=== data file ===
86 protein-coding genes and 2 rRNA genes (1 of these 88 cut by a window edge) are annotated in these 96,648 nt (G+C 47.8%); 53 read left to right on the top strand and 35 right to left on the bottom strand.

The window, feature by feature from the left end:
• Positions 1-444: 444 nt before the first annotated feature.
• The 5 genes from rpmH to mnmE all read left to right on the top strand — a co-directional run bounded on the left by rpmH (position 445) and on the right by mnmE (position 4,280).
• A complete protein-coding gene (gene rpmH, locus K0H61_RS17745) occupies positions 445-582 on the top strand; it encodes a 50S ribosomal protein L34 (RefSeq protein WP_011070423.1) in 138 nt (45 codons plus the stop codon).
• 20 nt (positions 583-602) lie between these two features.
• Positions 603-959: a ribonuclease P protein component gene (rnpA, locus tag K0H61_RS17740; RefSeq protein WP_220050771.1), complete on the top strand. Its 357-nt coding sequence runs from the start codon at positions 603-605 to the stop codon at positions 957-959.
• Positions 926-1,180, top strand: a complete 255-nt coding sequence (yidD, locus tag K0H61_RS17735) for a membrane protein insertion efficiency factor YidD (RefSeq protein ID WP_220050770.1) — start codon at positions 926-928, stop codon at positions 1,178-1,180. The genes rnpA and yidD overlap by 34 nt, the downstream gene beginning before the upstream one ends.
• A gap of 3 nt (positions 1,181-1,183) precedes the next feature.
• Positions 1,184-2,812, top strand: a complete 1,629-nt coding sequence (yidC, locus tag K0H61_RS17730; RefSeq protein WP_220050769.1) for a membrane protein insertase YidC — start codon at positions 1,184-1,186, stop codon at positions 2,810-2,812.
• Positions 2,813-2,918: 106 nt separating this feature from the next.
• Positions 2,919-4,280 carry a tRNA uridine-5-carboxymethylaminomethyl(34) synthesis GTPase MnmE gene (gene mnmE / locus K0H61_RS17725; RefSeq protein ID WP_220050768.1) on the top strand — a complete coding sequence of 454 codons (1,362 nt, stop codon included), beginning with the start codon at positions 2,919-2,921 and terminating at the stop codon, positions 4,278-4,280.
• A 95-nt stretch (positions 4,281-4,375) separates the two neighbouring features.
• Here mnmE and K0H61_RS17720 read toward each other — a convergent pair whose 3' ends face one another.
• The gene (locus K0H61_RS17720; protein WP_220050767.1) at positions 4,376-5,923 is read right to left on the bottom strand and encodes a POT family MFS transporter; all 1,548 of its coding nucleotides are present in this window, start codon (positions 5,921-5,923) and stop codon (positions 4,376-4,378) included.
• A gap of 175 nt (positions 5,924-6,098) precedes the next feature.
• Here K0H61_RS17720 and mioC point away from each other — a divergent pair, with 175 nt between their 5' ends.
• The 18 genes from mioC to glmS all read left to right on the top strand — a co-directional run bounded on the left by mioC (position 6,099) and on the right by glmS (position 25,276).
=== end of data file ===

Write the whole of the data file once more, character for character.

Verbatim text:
86 protein-coding genes and 2 rRNA genes (1 of these 88 cut by a window edge) are annotated in these 96,648 nt (G+C 47.8%); 53 read left to right on the top strand and 35 right to left on the bottom strand.

The window, feature by feature from the left end:
• Positions 1-444: 444 nt before the first annotated feature.
• The 5 genes from rpmH to mnmE all read left to right on the top strand — a co-directional run bounded on the left by rpmH (position 445) and on the right by mnmE (position 4,280).
• A complete protein-coding gene (gene rpmH, locus K0H61_RS17745) occupies positions 445-582 on the top strand; it encodes a 50S ribosomal protein L34 (RefSeq protein WP_011070423.1) in 138 nt (45 codons plus the stop codon).
• 20 nt (positions 583-602) lie between these two features.
• Positions 603-959: a ribonuclease P protein component gene (rnpA, locus tag K0H61_RS17740; RefSeq protein WP_220050771.1), complete on the top strand. Its 357-nt coding sequence runs from the start codon at positions 603-605 to the stop codon at positions 957-959.
• Positions 926-1,180, top strand: a complete 255-nt coding sequence (yidD, locus tag K0H61_RS17735) for a membrane protein insertion efficiency factor YidD (RefSeq protein ID WP_220050770.1) — start codon at positions 926-928, stop codon at positions 1,178-1,180. The genes rnpA and yidD overlap by 34 nt, the downstream gene beginning before the upstream one ends.
• A gap of 3 nt (positions 1,181-1,183) precedes the next feature.
• Positions 1,184-2,812, top strand: a complete 1,629-nt coding sequence (yidC, locus tag K0H61_RS17730; RefSeq protein WP_220050769.1) for a membrane protein insertase YidC — start codon at positions 1,184-1,186, stop codon at positions 2,810-2,812.
• Positions 2,813-2,918: 106 nt separating this feature from the next.
• Positions 2,919-4,280 carry a tRNA uridine-5-carboxymethylaminomethyl(34) synthesis GTPase MnmE gene (gene mnmE / locus K0H61_RS17725; RefSeq protein ID WP_220050768.1) on the top strand — a complete coding sequence of 454 codons (1,362 nt, stop codon included), beginning with the start codon at positions 2,919-2,921 and terminating at the stop codon, positions 4,278-4,280.
• A 95-nt stretch (positions 4,281-4,375) separates the two neighbouring features.
• Here mnmE and K0H61_RS17720 read toward each other — a convergent pair whose 3' ends face one another.
• The gene (locus K0H61_RS17720; protein WP_220050767.1) at positions 4,376-5,923 is read right to left on the bottom strand and encodes a POT family MFS transporter; all 1,548 of its coding nucleotides are present in this window, start codon (positions 5,921-5,923) and stop codon (positions 4,376-4,378) included.
• A gap of 175 nt (positions 5,924-6,098) precedes the next feature.
• Here K0H61_RS17720 and mioC point away from each other — a divergent pair, with 175 nt between their 5' ends.
• The 18 genes from mioC to glmS all read left to right on the top strand — a co-directional run bounded on the left by mioC (position 6,099) and on the right by glmS (position 25,276).